No Italian city’s culinary offerings can be summed up in three dishes – believe me, I know this. But when travelers have only a limited amount of time to visit, it’s important to make sure the absolutely-can-not-miss dishes are at the tippy-top of your dining priority list.
This, therefore, is my attempt to guide you toward the quintessential dishes of Naples.
I am, obviously, leaving out a million amazing things to eat in Naples. Hearty polpette, rich and flavorful (and never served over spaghetti). Any number of “cucina povera” pasta dishes, from pasta e fagioli to pasta alla puttanesca. Sticky sweet baba al rhum cakes. And the coffee – can we talk about Neapolitan coffee? (Another time, perhaps.) Yes, I’m leaving plenty of deliciousness out, but eating in Italy is like sightseeing in Italy – you can’t do it all in one trip.
With this list of three things you must try in Naples, at least you’ll be well on your way to having three memorable culinary moments during your stay in Naples.
You really don’t need me to tell you to eat pizza in Naples, right? Right. This is, after all, the city where pizza was born.
(At least according to most scholars. Not all, but most.)
The story goes that the pizza we know and devour today comes from some traditional flatbread recipes that were prepared in Naples in the 18th century. Even up until the early 1800s, pizza was a street food, sold from the 19th-century equivalent of a food cart. In 1889, Queen Margherita was to visit Naples, and a Neapolitan pizzaiolo created a pizza in her honor with the colors of the Italian flag – tomato sauce for the red band, fresh mozzarella cheese for the white band, and leaves of fresh basil for the green band.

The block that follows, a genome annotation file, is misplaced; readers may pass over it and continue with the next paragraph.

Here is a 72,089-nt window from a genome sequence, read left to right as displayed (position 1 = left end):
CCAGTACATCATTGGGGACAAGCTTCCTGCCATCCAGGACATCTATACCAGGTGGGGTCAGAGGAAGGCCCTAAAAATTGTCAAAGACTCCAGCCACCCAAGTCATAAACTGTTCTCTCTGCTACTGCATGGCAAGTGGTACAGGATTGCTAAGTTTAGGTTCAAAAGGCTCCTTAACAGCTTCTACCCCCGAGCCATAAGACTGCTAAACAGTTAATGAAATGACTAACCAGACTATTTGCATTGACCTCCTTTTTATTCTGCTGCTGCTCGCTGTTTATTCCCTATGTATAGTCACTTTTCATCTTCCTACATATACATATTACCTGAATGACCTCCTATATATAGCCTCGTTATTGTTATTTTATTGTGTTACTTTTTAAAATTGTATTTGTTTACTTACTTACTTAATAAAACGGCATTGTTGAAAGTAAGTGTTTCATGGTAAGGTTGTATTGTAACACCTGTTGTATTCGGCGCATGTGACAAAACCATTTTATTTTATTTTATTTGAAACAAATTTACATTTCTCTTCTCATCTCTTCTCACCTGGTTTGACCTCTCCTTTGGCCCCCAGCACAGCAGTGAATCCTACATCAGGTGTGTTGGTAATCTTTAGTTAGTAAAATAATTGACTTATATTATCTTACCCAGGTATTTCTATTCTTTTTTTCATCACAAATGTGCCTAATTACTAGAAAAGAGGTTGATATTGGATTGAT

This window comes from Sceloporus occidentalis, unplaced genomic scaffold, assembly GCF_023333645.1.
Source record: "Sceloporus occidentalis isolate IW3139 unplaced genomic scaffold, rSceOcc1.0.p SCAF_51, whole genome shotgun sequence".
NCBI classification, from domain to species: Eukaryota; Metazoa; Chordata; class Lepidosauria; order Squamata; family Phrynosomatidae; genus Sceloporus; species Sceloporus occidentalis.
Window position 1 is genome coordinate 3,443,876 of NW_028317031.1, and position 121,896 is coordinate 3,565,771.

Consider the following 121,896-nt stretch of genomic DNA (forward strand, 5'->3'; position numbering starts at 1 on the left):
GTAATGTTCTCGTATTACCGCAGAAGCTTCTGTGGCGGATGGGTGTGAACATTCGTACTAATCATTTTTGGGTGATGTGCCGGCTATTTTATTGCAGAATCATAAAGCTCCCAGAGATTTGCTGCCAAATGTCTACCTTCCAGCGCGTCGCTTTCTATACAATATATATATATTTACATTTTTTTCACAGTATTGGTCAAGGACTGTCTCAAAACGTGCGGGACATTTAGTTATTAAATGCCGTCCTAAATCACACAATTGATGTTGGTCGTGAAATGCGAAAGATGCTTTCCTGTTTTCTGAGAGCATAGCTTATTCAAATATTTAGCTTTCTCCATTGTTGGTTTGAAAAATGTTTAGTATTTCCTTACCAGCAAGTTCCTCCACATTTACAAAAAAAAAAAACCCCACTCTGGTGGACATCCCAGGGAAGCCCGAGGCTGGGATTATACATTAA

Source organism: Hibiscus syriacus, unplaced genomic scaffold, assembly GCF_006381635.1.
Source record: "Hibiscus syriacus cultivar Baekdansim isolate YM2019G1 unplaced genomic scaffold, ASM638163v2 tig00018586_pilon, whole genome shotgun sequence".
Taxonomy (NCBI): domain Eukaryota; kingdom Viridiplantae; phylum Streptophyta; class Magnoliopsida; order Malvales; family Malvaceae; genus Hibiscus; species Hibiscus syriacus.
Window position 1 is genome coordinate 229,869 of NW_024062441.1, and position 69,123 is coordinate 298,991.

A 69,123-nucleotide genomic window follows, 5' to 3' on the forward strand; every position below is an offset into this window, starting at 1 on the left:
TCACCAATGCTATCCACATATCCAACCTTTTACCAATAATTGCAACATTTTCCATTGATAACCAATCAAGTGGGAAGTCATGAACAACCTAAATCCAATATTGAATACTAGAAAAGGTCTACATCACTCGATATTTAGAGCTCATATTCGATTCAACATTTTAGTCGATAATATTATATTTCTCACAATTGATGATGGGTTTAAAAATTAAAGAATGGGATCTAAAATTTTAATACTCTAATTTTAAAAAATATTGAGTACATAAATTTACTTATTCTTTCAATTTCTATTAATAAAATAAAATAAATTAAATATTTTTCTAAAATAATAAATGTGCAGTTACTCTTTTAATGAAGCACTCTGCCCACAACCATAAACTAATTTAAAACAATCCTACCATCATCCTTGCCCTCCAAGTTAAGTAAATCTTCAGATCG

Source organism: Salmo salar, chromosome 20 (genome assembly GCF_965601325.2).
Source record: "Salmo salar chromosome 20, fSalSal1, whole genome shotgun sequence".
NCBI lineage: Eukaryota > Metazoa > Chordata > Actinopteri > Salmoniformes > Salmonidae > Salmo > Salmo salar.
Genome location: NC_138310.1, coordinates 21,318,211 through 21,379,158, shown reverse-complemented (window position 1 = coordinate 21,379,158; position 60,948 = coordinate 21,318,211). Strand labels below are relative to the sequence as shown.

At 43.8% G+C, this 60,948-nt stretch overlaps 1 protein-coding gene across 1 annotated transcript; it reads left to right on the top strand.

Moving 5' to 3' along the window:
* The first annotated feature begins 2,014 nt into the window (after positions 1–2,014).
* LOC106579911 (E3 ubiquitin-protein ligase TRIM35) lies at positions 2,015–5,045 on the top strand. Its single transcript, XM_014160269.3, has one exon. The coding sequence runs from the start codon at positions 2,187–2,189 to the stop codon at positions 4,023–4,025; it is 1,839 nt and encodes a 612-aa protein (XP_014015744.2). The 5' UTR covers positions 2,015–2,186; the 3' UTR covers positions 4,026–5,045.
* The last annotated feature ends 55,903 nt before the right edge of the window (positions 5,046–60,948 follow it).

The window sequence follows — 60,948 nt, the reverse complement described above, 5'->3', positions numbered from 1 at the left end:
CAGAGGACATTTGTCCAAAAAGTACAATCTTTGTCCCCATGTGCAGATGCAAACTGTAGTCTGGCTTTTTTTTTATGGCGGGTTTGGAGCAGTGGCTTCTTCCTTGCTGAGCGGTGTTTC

And a legend was born.
Today, there is a consortium in Naples that makes sure pizza makers are using only certain (read: approved) ingredients and preparation methods (otherwise they can’t call their pizzas authentically Neapolitan). Outside any pizzeria that’s been approved by the consortium, you’ll see a sign that reads “Vera Pizza Napoletana” (true Neapolitan pizza) with the symbol of the Pulcinella figure (he looks a bit like a court jester, all in white and wearing a black mask) holding a pizza peel.
To be perfectly honest, while I’ve had some delicious pizzas in Naples with all sorts of different toppings, my very favorite – and the standard by which I judge a pizzeria – is a humble pizza Margherita (preferably with mozzarella di bufala). When a pizzeria makes a culinary symphony from such a short list of simple ingredients, I know they’re worthy of praise.
As an aside, I may need to write a completely separate article on eating an authentic Neapolitan pizza, but for now let me just say that if you’re accustomed to slicing pizza into triangles and picking them up to eat them… You won’t do that with pizza in Naples. These pizzas are sort of (for lack of a better term) soupy in the middle from the sauce and cheese (that’s a good thing, despite how I’m making it sound), so they’re eaten with a knife and fork. Also, pizzas are basically single-serving. Each person typically orders his or her own, and that’s dinner.